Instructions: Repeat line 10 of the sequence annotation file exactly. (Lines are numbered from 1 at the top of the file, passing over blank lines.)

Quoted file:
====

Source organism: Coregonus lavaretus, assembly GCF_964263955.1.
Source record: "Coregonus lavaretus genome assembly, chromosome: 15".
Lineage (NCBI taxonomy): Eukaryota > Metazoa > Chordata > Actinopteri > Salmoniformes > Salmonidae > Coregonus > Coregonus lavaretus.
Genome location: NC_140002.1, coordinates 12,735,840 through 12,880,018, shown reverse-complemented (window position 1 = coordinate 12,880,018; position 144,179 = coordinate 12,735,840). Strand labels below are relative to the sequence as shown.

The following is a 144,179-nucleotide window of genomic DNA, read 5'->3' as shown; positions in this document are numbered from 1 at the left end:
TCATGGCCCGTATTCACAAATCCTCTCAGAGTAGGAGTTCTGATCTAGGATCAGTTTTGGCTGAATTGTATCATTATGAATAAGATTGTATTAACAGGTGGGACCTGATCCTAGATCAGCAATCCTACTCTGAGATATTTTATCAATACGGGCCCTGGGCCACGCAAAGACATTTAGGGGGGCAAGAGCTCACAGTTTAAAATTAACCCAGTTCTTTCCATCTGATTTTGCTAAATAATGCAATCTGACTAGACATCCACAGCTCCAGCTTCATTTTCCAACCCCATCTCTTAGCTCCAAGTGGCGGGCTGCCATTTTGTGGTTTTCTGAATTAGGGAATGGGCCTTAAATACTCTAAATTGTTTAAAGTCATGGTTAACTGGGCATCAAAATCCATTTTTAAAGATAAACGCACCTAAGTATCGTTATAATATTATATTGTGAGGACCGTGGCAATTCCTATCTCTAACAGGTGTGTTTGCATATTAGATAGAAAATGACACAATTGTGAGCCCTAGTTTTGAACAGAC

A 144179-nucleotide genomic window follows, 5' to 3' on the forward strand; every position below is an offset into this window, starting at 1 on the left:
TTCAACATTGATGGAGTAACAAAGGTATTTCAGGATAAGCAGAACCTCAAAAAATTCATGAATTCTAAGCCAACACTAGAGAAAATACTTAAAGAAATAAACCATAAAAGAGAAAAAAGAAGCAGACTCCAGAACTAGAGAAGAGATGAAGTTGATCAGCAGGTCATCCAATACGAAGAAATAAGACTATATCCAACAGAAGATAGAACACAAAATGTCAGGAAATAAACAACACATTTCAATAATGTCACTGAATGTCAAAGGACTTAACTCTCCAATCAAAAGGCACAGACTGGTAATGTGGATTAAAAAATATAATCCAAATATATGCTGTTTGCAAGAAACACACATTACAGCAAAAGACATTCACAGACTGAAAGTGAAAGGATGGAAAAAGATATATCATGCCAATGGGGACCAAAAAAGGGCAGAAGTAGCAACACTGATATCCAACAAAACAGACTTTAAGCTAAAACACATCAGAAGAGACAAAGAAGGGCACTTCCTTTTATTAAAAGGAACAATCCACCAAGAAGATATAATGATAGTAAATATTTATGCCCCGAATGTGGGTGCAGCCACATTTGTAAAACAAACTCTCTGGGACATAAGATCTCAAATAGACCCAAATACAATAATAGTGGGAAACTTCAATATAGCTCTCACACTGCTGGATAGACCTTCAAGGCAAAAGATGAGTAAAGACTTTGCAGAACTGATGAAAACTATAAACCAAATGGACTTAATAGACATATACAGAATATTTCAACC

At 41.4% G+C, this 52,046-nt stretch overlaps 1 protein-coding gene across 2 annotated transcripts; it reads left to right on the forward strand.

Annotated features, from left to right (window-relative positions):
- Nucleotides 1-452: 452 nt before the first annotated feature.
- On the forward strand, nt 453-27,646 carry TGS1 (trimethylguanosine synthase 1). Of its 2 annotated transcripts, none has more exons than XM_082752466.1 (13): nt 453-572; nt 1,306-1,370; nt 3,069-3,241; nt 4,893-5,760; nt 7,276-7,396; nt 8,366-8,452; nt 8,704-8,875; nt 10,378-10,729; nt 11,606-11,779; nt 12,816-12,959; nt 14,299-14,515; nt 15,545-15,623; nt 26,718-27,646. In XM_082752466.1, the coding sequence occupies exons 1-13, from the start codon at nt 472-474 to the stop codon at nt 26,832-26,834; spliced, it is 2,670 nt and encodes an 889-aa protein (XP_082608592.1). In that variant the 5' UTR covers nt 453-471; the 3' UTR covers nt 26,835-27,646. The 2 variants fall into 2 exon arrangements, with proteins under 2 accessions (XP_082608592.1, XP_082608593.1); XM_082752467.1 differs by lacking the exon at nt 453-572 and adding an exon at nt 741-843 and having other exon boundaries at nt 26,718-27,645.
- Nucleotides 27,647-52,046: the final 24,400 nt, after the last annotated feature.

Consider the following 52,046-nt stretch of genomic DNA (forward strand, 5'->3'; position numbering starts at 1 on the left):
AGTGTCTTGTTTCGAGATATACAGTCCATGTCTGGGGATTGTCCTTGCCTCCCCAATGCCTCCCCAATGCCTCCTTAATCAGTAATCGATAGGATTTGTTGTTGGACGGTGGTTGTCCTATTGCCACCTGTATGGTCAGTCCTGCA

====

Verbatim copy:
Annotated features, from left to right (window-relative positions):